Fortunately Bob Blake is not as na�ve, and has done more than other Westerners to support the government's efforts to expand opportunities for Tamils held in thrall previously by the Tigers. One suspects therefore that Mr Duguid was a victim of misrepresentations in America itself, and therefore has not realized that the Sri Lankan government does not really need a do-guider to advise it to do what it has long been doing.


This Sri Lankan government has long known that discussions are the only way forward to find a political solution to political problems. Though it tried to negotiate with the Tigers, it realized soon enough, when the Tigers refused to talk but instead attacked, that the Tigers were not interested in negotiations, but only used them to build up their military strength. It has therefore continued discussions with Tamil parties that wish to discuss, and has promoted democratic elections in the East and will soon promote them in the North too.


What then does Mr Duguid mean by ignoring all this and talking of the Tamil opposition? It is possible that he has fallen into the trap of thinking that there is a Sinhalese government and a Tamil opposition, and nothing in between, a myth the Tiger lobby have long spread. But this is unlikely, since one would assume a man with such a name would read his briefs.


If so, the explanation seems to lie in that perennial chestnut, the idea that there is no point in talking to the other Tamils, it is the TNA that should lead discussions on behalf of the Tamils. What this really means however is that the government should ignore the Tamils who resisted terrorism, and have worked with government whilst pointing out the need for reforms, and should instead deal with those who have supported the Tigers explicitly or implicitly over the last several years, even old Mr Sambandan who should know much better, and probably will, if the fate of his former TULF peers no longer looms over him.


America surely should not fall into the trap of the Europeans, who issued a sort of demarche to our ambassador in Brussels, saying we should not have elections in the East since they were told that elections there would be unfair, and that the previous elections there, in 2004, were manifestly unfair. Not being very logical, it never occurred to that particular do-gooder that it was those who had been elected in the unfair 2004 election who were most against any other election - i.e., the position they enjoyed, through murder amongst other strategies, of being the elected representatives of the Tamils of the East (Sambandan preposterously claimed that 95% of people in the North and East had expressed support for the LTTE) should not be endangered by any chance for the people to express their views in freedom.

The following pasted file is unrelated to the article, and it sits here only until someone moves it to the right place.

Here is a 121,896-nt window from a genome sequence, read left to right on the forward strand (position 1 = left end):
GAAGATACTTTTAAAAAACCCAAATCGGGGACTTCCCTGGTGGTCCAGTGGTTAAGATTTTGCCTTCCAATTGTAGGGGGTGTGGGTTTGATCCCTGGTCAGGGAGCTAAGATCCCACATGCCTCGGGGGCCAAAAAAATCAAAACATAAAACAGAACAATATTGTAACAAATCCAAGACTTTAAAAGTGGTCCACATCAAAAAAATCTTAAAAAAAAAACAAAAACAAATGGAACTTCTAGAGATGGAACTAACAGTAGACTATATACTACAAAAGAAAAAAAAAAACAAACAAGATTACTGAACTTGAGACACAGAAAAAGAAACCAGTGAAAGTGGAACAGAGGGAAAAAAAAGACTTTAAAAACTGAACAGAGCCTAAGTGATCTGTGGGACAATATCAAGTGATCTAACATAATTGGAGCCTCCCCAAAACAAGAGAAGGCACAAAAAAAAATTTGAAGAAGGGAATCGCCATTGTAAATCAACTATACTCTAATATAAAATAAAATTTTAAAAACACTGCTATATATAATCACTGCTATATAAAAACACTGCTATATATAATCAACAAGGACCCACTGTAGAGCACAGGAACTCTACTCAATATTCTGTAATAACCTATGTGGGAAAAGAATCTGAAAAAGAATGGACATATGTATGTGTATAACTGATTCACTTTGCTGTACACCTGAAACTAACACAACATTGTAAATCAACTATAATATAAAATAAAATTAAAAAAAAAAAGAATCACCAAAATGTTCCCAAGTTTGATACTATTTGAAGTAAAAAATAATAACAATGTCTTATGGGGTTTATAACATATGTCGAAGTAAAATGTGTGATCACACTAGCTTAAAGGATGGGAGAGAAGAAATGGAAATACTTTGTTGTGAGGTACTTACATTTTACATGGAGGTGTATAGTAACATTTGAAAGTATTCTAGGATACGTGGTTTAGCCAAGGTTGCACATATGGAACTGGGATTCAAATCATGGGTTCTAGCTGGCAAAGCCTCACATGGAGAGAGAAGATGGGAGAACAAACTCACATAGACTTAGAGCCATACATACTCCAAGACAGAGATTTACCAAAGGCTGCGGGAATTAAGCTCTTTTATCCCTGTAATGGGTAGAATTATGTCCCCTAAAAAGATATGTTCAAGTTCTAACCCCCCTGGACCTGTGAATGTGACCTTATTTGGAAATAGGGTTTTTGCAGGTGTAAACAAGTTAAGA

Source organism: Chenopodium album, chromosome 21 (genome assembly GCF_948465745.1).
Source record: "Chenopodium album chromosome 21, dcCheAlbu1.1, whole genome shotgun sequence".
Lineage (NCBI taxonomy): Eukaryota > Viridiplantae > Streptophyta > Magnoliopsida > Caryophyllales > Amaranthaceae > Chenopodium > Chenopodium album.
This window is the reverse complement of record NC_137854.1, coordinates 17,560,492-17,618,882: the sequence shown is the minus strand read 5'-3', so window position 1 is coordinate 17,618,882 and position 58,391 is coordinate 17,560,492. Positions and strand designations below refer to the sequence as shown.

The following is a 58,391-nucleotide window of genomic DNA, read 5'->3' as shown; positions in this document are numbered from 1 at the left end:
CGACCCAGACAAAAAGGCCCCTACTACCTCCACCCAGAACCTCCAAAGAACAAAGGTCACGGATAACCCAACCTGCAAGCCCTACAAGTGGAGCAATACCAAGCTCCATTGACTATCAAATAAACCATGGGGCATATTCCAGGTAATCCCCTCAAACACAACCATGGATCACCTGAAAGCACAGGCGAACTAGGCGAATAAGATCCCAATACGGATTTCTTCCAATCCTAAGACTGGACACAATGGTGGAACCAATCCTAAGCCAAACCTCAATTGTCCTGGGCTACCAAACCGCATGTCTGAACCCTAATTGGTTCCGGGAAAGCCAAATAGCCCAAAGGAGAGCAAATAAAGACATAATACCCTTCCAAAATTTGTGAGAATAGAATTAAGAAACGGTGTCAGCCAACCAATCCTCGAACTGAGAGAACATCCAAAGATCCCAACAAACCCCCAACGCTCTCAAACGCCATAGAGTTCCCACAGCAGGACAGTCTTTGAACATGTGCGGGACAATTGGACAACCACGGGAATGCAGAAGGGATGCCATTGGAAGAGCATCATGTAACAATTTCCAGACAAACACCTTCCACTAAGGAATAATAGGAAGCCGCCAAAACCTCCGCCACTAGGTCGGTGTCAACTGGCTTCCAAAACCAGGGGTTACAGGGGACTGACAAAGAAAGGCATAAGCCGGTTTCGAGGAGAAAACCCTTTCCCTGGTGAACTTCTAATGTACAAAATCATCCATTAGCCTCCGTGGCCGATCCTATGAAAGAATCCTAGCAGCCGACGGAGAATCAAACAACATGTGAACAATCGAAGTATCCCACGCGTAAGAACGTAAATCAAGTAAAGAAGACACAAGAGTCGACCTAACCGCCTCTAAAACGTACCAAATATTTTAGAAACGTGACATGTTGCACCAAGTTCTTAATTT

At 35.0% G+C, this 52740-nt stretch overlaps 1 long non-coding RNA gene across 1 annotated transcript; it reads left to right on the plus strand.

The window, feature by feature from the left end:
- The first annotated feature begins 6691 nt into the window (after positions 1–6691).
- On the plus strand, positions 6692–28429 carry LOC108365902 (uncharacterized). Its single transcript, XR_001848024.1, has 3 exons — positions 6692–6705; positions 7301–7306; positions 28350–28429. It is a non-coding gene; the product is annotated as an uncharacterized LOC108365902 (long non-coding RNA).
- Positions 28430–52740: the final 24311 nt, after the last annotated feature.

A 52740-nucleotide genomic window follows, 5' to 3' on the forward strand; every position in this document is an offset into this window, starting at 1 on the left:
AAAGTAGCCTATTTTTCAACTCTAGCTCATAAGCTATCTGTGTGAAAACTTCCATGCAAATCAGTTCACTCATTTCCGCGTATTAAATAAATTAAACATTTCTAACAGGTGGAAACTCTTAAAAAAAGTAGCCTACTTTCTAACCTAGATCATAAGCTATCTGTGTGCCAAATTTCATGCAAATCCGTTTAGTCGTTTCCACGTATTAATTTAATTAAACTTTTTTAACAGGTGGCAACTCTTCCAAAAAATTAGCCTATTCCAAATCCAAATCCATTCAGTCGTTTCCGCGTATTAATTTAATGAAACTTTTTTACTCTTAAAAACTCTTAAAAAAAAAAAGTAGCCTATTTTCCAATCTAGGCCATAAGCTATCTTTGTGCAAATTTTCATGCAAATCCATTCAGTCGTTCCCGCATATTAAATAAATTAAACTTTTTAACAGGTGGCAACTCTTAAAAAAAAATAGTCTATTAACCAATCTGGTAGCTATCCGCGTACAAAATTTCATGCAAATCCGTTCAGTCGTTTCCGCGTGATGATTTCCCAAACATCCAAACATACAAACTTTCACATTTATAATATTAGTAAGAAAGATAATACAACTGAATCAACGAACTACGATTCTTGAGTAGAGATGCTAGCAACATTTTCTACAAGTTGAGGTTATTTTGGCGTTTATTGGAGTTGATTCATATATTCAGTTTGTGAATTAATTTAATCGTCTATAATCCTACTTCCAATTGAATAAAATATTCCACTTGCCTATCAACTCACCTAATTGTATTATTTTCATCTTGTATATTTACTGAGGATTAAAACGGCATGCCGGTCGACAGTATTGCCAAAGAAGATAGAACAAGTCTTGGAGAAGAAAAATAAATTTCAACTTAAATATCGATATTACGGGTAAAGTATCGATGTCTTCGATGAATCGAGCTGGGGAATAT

Given these uncertainties however, and the hankering after the TNA alone that some diplomats still evince, It would be good if Bob Blake were to explain exactly what Mr Duguid meant. It would certainly help to clear the air of what AFP, doubtless unintentionally, seemed to suggest in saying the government should negotiate with the Tigers. But, given the history of the TNA, whether it is due to conviction or cowardice, as surrogates for the Tigers, it would be good if the Americans made it clear that that was not what they meant at all, what they meant was that all democratic Tamil parties that abjured terror should be involved in negotiations.


That of course is what we want too. The danger of ambiguity is that the Tigers will spin what is said to make it sound as though the Americans were extending a lifeline to them. I cannot believe that that is what the Americans want. Concerned as they are about terror, they should be firm in their condemnation in Sri Lanka, as they are elsewhere, not only of terrorists but of those who place terrorists on a pedestal and take direction from them. Affirming the need for a political solution to political problems is one thing. Wording it in a manner that seems to excuse support for terror is another.

Prof Rajiva Wijesinha

Secretary General

Secretariat for Coordinating the Peace Process